On my favourite podcast recently the host Steve Novella picked up another hosts pronunciation of ‘often’. He noted that the ‘t’ should be silent and strictly speaking he’s correct. ‘Often’ is a funny word as the t fell out of use but then made a come back probably due to an increase in literate people who could see the t and assume it had to be said.
Another contentious pronunciation also mentioned on the SGU is the word ‘nuclear‘. Many Americans seem to go crazy if you get this ‘wrong’ but if I’m honest, I’m not really sure which way is right. I think I say both.
All of this got me thinking more about description versus prescription. People will often say authoritatively that ‘this is the correct pronunciation’ and variants are laughable or stupid but where does that authority come from? Is it the same authority that tells us not to use passives or that split infinitives are inelegant? I imagine it is, but it seems to me whereas people are willing, when it comes to grammar rules, to swim against the tide of ‘usage’ and proclaim that they are right and that (for example -the word ‘hopefully‘) everyone else is wrong, necks are less likely to be stuck out where pronunciation is concerned.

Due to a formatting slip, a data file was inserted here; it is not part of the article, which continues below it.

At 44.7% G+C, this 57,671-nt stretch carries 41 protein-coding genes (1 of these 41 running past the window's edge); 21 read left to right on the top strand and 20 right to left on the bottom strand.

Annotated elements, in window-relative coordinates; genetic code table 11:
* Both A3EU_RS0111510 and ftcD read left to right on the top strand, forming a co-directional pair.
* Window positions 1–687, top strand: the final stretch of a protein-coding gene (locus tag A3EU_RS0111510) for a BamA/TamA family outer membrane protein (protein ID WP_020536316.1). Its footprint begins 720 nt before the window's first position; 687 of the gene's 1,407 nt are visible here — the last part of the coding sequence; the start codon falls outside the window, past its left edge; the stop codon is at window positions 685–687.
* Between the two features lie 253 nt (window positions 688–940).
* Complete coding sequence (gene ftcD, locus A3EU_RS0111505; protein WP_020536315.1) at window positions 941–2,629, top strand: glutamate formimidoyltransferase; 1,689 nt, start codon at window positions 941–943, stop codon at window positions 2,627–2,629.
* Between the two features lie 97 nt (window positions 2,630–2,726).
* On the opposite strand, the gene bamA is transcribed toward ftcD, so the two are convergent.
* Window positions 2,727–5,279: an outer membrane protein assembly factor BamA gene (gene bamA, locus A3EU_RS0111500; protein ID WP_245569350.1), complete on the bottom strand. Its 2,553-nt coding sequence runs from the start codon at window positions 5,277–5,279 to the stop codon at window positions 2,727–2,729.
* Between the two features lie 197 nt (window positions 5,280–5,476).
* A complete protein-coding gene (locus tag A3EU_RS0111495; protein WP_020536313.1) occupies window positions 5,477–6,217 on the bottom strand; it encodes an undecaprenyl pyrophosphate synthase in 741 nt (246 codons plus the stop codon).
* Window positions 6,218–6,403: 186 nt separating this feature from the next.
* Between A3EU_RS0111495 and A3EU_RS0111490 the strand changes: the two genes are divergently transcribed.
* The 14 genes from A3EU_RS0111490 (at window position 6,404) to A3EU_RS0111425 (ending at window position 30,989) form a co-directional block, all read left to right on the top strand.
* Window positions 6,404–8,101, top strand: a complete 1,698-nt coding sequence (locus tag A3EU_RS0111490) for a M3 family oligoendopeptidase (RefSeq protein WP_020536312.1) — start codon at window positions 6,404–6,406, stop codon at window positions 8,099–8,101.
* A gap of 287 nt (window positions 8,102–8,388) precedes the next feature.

Sure there are the odd few who will demand foreign words are pronounced in a suitably foreign way but the ‘latte’ crowd are almost always inconsistent and limited to prestigious European languages. Requesting authentic pronunciations of words would be a hell of a task for a language like English.
So if people like to use language carefully why are the words ‘gif’ and ‘likert’ mispronounced by almost everyone and why is almost no one demanding their correction? If we want authoritative pronunciations we can go no better than to talk to the actually creators of these terms. In the case of ‘.gif’ the guy who invented ‘.gifs’ has said categorically that he intended it to be pronounced ‘jif’ as in ‘see you in a jiffy’. Even more compelling the creator of the Likert scale, was a guy called Rensis Likert. His name is categorically pronounced ‘lick-ert’. It’s his name, you can’t really argue with that.
If you are a hardcore prescriptivist, I hope you’ll pronounce these words ‘properly’ from now on. Don’t worry that no one understands you -you’ll be in the right, and that’s all that matters.